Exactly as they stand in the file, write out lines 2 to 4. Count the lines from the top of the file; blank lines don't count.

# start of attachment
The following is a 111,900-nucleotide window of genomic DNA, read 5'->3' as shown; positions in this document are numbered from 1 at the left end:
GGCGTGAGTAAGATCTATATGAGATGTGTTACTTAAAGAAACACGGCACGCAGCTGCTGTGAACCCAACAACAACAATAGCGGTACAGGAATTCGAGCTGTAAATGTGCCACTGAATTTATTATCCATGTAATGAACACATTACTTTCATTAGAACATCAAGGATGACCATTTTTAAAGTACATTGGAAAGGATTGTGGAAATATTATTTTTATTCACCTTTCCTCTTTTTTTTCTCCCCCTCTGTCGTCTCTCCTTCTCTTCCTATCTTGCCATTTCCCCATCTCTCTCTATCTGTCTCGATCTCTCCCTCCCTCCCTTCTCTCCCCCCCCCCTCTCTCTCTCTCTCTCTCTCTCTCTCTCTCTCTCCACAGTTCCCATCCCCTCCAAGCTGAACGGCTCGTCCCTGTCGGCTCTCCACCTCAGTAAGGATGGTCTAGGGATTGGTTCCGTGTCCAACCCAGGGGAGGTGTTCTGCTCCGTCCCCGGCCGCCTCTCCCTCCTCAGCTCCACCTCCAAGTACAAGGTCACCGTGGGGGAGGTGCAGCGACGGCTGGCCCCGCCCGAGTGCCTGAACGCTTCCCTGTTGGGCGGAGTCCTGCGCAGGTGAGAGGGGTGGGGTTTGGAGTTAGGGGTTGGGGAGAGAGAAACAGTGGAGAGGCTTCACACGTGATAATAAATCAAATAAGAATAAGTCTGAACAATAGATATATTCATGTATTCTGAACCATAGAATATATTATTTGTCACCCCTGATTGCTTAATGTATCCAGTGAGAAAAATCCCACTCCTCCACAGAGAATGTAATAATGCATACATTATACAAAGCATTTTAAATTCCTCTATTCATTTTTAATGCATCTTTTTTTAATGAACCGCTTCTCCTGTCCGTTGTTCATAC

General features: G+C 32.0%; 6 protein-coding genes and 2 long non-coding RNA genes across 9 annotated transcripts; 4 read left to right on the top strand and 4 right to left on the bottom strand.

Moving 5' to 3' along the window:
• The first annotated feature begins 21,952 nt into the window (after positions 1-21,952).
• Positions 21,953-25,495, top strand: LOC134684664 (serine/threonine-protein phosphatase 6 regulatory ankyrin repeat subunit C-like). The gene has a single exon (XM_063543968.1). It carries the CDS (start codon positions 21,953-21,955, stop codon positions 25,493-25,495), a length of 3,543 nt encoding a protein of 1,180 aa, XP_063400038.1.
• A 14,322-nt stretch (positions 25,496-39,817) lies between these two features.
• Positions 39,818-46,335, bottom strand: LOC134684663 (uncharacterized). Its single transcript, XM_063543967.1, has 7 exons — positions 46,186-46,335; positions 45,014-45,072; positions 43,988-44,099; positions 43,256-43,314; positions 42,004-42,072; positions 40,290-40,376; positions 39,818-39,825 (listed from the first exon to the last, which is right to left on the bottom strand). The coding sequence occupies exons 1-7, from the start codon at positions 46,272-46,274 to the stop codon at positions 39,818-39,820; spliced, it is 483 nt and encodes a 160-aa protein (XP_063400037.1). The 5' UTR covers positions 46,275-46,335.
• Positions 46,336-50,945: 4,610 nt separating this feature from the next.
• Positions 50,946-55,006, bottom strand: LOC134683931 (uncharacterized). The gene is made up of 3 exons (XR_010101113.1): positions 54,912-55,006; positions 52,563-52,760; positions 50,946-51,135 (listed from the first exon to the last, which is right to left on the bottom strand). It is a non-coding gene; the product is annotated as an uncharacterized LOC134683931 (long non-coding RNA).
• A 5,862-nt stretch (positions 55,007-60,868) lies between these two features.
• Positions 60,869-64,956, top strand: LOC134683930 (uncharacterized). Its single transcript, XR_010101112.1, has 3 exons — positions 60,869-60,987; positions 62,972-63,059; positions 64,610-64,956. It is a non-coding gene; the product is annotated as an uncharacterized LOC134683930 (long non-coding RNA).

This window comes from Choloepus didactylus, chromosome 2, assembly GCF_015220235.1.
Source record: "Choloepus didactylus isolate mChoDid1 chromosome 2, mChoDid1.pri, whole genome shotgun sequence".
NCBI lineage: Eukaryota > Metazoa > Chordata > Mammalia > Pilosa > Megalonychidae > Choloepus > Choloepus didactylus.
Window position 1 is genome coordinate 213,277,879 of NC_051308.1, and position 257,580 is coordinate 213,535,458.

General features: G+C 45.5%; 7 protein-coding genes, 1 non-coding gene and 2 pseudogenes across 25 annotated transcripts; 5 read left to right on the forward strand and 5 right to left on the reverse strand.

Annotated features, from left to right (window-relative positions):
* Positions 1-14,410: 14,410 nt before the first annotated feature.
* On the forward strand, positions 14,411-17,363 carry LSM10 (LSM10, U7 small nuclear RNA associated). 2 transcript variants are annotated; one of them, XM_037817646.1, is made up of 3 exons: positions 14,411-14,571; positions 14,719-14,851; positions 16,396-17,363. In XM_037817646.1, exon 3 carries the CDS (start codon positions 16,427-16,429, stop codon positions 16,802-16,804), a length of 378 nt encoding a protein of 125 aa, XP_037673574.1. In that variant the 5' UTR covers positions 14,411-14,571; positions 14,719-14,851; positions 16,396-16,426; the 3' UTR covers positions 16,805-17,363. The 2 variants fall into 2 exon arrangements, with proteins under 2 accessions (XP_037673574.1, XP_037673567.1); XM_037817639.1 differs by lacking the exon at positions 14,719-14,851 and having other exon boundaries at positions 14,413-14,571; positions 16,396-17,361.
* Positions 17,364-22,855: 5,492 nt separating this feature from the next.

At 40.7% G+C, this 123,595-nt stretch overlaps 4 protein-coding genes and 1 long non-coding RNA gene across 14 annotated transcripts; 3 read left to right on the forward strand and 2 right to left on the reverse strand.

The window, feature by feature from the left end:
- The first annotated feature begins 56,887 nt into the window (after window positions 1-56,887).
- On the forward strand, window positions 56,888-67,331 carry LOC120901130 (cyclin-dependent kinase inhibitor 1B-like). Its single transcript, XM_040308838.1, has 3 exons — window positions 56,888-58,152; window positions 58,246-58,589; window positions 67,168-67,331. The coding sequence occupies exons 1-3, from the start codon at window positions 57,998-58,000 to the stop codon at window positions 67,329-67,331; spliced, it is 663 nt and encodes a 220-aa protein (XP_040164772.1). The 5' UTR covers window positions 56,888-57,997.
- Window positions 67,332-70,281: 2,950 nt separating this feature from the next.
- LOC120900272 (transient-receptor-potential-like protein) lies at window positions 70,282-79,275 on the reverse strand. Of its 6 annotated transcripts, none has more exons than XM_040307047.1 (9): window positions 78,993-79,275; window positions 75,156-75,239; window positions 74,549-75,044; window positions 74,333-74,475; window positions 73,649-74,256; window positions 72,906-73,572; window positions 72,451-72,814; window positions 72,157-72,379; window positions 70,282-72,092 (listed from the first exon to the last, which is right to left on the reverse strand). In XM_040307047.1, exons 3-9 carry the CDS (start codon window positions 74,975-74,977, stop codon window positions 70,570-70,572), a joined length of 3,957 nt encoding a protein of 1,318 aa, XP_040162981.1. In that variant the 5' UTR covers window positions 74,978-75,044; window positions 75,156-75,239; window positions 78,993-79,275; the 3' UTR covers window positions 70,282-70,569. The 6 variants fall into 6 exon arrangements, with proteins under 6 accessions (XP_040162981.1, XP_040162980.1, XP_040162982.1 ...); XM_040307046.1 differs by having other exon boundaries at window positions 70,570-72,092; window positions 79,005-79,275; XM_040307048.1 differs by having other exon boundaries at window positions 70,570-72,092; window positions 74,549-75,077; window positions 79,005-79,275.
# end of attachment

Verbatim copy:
GGCGTGAGTAAGATCTATATGAGATGTGTTACTTAAAGAAACACGGCACGCAGCTGCTGTGAACCCAACAACAACAATAGCGGTACAGGAATTCGAGCTGTAAATGTGCCACTGAATTTATTATCCATGTAATGAACACATTACTTTCATTAGAACATCAAGGATGACCATTTTTAAAGTACATTGGAAAGGATTGTGGAAATATTATTTTTATTCACCTTTCCTCTTTTTTTTCTCCCCCTCTGTCGTCTCTCCTTCTCTTCCTATCTTGCCATTTCCCCATCTCTCTCTATCTGTCTCGATCTCTCCCTCCCTCCCTTCTCTCCCCCCCCCCTCTCTCTCTCTCTCTCTCTCTCTCTCTCTCTCTCCACAGTTCCCATCCCCTCCAAGCTGAACGGCTCGTCCCTGTCGGCTCTCCACCTCAGTAAGGATGGTCTAGGGATTGGTTCCGTGTCCAACCCAGGGGAGGTGTTCTGCTCCGTCCCCGGCCGCCTCTCCCTCCTCAGCTCCACCTCCAAGTACAAGGTCACCGTGGGGGAGGTGCAGCGACGGCTGGCCCCGCCCGAGTGCCTGAACGCTTCCCTGTTGGGCGGAGTCCTGCGCAGGTGAGAGGGGTGGGGTTTGGAGTTAGGGGTTGGGGAGAGAGAAACAGTGGAGAGGCTTCACACGTGATAATAAATCAAATAAGAATAAGTCTGAACAATAGATATATTCATGTATTCTGAACCATAGAATATATTATTTGTCACCCCTGATTGCTTAATGTATCCAGTGAGAAAAATCCCACTCCTCCACAGAGAATGTAATAATGCATACATTATACAAAGCATTTTAAATTCCTCTATTCATTTTTAATGCATCTTTTTTTAATGAACCGCTTCTCCTGTCCGTTGTTCATAC

General features: G+C 32.0%; 6 protein-coding genes and 2 long non-coding RNA genes across 9 annotated transcripts; 4 read left to right on the top strand and 4 right to left on the bottom strand.

Moving 5' to 3' along the window: